A constant in my world is the shortage of adequately trained HTM technicians and availability of quality college level HTM training programs and how we are going to improve these issues.
The good news is that we have a hard-working group of professionals that comprise our field. I have been in this field for a long time, and I continue to be impressed by the people with whom I am in contact. I find we are all dedicated to the safe and effective use of medical systems and are willing to do everything that we can to improve it on a daily basis. This includes supporting college programs and helping to recruit new professionals into the field.
I would like to take this opportunity to let you know of a few things that are currently in progress. I will also present an alternative way for hospital HTM departments to work with related departments within the organization.
AAMI’s Healthcare Technology Accreditation Committee (HTAC) continues to make strides in promoting and improving HTM education. We have advanced in upgrading accreditation criteria for college programs, as well as providing guidance documents within AAMI’s (aami.org) and ABET’s (Accreditation Board for Engineering and Technology, www.abet.org) websites. We are moving forward in upgrading the HTM Program criteria for accrediting college programs through ABET’s process.
An exciting new project is applying for an NSF-ATE (National Science Foundation – Advanced Technological Education) planning grant before the end of 2017. This planning grant would enable us to prepare for the NSF-ATE grant for a training center. This research is led by Barb Christe who is a founding member of AAMI’s HTAC. You are able to review some of these training centers at www.atecenters.org. The following is from the atecenters.org website: “The National Science Foundation’s Advanced Technological Education (ATE) program endeavors to strengthen the skills of technicians, whose work is vitally important to the nation’s prosperity and security. Throughout this site you will find evidence of the good work community colleges are leading to prepare the new American workforce.” We feel that our proposal fits perfectly into this philosophy.
We are hoping to be granted funding to research the creation of a multi-million dollar HTM education center. We are in the early stages of this, but I thought that it would be important to mention it to you. If we are successful in securing the planning grant, we will be reaching out for information and data pertaining to this project. We must verify that we are an emerging technology that can benefit society and patients.
We feel that if the planning grant enables us to secure an NSF-ATE grant for the HTM training center, then we would be able to greatly advance the training opportunities for HTM professionals. This could support college programs as well as help everyone with the availability of qualified HTMs and provide greater access to training opportunities.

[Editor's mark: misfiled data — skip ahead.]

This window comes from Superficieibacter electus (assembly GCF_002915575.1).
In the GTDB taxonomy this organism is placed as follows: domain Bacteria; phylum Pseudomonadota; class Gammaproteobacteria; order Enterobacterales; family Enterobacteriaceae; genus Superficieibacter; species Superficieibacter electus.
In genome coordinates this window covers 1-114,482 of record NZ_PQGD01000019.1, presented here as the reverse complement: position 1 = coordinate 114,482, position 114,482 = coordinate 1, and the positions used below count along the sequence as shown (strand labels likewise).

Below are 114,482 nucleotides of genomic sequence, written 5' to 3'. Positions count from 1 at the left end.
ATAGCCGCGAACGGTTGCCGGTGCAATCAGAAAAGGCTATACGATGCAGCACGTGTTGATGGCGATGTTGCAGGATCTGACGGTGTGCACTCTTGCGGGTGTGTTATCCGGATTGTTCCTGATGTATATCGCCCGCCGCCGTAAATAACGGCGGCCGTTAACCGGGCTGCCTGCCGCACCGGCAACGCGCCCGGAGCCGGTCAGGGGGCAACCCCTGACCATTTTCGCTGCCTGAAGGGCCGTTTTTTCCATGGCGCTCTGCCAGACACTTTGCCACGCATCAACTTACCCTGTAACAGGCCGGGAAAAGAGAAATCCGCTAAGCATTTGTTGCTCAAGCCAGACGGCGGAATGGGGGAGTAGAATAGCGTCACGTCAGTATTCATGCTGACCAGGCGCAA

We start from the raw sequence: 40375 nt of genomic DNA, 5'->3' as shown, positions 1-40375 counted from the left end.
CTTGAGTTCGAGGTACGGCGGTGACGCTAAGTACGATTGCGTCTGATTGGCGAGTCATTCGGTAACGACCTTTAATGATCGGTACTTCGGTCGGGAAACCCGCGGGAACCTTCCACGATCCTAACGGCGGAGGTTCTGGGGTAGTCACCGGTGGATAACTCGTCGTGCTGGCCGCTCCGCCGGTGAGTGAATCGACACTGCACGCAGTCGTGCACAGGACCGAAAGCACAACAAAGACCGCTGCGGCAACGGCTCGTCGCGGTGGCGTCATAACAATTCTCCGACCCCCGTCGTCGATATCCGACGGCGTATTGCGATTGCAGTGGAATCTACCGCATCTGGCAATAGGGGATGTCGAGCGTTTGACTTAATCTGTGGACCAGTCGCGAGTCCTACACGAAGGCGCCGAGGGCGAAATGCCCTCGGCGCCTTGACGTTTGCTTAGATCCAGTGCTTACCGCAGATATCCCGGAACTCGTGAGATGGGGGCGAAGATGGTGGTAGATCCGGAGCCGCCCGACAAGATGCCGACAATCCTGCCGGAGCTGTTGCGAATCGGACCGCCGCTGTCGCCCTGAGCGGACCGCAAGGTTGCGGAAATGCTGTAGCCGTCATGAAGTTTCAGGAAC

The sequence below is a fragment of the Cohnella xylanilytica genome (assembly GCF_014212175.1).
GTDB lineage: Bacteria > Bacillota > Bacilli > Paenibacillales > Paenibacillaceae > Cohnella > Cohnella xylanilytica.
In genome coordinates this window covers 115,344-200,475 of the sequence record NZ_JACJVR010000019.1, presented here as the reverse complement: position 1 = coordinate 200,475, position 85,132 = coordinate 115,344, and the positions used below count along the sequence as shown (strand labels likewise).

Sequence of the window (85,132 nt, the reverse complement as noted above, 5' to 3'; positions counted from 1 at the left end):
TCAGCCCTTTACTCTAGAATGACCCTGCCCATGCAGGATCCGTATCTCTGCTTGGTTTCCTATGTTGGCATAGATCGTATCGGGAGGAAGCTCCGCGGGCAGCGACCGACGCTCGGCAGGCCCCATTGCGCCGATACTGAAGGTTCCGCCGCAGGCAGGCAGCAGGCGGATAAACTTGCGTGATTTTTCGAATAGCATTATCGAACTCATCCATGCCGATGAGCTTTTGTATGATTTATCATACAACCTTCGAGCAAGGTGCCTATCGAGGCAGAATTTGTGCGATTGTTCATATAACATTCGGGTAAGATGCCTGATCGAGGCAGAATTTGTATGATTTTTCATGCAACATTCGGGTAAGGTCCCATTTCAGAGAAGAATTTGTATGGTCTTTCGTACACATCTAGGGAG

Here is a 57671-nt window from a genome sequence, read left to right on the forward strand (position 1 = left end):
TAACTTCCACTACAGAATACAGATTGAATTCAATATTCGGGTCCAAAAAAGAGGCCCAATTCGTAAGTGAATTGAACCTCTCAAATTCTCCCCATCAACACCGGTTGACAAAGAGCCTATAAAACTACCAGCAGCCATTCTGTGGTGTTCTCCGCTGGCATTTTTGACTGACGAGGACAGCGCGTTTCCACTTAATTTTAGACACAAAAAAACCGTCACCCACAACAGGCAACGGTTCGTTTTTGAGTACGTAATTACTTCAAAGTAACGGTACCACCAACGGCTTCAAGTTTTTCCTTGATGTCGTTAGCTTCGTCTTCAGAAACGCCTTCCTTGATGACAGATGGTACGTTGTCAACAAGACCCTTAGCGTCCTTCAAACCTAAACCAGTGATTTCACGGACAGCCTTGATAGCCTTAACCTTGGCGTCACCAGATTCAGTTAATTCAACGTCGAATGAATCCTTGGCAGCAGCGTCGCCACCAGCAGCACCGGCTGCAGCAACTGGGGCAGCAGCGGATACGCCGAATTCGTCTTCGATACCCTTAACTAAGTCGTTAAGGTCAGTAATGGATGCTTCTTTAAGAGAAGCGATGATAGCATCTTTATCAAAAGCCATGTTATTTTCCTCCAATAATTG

On a topic related to HTM professionals with diverse backgrounds, I would like to share what I consider to be an innovative approach to a specific need. Within the health network where I work as a senior consultant, we have a number of specific positions within the HTM department which have a slightly different background requirement.
The position that I would like to share is the Cardiovascular Clinical Support Specialist (CVIS). This position is somewhat unique within the HTM department largely because of the background of the CVIS technician. Our education, training and certification requirements are: “BS or an AAS in radiologic technology. Registered radiologic technologist with a minimum of 10 years clinical experience in invasive cardiac and peripheral imaging and/or an equivalent combination of education and experience in biomedical, imaging, engineering, or information technology with a masters preferred.” The majority of our positions have specific engineering or engineering technology requirements.
The CVIS position is responsible for clinical applications training and the implementation and support of the cardiovascular information and hemodynamics systems.
The clinical specialist coordinates activities that improve the overall proficiency level of imaging operations such as: defining training objectives, providing specialized training for clinical staff, the collection and analysis of quality control data, facilitating customization of hemodynamics nurse charting software and oversees the integration of acquisition modalities. In this role, the CVIS is expected to be a deep subject matter expert on the assigned information systems.
The CVIS serves as the primary point of contact and acts as a liaison between the enterprise and the manufacturer, assists with image quality problems, as well as the resolution and escalation of technical or clinical issues, and ensures that preventive maintenance/repairs are performed in accordance with manufacturer guidelines and requirements for lab accreditation.
We have found that this position greatly enhances the interaction between the HTM department and clinical departments within the hospital. We also employ this philosophy within the HTM department for other positions which may benefit from an alternative approach to training.
Steven J. Yelton, PE, CHTM; is a senior consultant for HTM in Cincinnati, Ohio and a professor at Cincinnati State Technical and Community College where he teaches biomedical instrumentation courses. He is a member of AAMI’s Board of Directors-Executive Committee, AAMI’s Foundation Board of Directors, Chair of AAMI’s Technology Management Council, Chair of AAMI’s HTAC and is a member of the ABET Board of Delegates.
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